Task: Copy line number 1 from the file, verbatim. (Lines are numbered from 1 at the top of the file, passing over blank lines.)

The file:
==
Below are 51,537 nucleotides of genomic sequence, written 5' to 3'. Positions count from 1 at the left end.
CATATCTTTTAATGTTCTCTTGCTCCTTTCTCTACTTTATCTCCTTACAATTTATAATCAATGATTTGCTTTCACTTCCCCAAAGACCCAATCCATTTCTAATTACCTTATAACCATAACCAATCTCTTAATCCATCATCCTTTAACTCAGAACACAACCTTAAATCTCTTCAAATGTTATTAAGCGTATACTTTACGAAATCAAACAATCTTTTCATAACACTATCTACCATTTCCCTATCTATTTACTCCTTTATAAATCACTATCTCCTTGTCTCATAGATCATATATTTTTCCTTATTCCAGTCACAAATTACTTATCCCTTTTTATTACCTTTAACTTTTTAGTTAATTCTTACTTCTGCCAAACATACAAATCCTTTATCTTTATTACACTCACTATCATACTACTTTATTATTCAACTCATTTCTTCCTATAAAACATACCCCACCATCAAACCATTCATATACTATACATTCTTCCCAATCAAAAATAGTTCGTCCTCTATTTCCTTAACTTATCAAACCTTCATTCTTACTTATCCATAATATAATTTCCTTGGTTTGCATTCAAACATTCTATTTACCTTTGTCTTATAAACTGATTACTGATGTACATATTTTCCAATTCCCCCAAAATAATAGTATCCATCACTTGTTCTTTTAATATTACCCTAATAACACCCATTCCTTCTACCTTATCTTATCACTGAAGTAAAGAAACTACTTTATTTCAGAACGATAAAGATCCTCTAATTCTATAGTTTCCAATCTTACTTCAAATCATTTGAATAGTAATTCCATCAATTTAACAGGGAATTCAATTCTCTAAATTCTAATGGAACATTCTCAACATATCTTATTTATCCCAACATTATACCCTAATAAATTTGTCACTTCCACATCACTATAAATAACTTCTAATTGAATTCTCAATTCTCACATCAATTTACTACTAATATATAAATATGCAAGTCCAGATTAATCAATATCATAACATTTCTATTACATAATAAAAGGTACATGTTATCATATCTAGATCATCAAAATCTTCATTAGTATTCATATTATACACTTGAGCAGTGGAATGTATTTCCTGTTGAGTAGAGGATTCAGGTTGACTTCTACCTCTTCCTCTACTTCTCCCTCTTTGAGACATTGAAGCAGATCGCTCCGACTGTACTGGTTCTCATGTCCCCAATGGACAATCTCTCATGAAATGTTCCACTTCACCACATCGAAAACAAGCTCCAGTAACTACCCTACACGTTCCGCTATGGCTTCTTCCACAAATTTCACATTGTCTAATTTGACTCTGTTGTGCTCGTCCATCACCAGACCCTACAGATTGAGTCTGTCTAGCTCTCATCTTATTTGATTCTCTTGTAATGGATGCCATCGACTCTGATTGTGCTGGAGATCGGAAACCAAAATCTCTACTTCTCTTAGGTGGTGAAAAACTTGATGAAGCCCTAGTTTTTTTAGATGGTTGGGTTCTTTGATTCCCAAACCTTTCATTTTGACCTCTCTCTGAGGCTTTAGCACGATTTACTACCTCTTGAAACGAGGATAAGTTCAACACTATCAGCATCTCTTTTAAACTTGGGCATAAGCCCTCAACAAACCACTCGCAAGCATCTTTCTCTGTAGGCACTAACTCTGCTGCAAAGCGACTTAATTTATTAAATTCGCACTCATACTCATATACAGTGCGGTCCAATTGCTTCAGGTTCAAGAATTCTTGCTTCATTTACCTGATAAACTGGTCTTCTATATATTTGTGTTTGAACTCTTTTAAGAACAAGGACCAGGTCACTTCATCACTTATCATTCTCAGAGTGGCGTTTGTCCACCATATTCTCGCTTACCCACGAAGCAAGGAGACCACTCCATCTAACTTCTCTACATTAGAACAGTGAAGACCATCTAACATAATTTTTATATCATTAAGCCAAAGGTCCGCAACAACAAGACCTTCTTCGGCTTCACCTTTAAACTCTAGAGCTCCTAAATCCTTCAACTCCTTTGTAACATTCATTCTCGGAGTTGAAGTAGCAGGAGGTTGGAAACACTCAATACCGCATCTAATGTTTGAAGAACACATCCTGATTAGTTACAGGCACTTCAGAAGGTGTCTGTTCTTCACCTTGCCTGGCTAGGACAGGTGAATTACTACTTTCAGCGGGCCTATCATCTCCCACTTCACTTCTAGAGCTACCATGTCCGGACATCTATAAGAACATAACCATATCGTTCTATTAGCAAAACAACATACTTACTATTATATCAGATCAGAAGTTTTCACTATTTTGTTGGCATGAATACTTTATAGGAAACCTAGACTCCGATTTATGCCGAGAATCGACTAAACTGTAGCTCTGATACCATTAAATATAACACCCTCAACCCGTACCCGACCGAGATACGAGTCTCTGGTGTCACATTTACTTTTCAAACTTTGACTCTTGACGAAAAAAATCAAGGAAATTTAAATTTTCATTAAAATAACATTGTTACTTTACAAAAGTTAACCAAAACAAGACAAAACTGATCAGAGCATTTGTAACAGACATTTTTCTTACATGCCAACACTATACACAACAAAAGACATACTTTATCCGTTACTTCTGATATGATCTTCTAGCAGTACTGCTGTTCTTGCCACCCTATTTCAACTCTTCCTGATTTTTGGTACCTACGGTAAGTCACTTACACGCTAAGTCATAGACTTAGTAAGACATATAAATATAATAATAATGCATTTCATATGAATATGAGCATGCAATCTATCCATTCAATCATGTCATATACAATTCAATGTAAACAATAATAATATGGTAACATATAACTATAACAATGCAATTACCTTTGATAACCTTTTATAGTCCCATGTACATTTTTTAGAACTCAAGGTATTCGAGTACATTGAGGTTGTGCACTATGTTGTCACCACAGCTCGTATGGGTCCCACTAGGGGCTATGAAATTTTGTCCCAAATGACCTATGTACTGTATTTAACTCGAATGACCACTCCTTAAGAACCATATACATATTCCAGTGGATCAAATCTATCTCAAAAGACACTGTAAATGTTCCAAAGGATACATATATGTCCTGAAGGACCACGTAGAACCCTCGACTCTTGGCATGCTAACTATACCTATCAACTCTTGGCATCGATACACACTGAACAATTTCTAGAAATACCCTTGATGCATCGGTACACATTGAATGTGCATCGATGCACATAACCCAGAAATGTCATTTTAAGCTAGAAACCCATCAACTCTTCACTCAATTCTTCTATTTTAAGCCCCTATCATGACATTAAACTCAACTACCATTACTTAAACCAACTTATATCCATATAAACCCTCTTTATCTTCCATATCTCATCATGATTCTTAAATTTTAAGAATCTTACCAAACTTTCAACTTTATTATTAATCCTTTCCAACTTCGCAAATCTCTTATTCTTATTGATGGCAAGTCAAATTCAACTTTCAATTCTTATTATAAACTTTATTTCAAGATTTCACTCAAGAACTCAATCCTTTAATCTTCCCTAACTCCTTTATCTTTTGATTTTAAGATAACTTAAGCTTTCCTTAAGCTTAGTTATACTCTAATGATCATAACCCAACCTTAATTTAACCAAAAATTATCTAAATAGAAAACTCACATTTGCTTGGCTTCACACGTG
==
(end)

Below are 51,537 nucleotides of genomic sequence, written 5' to 3'. Positions count from 1 at the left end.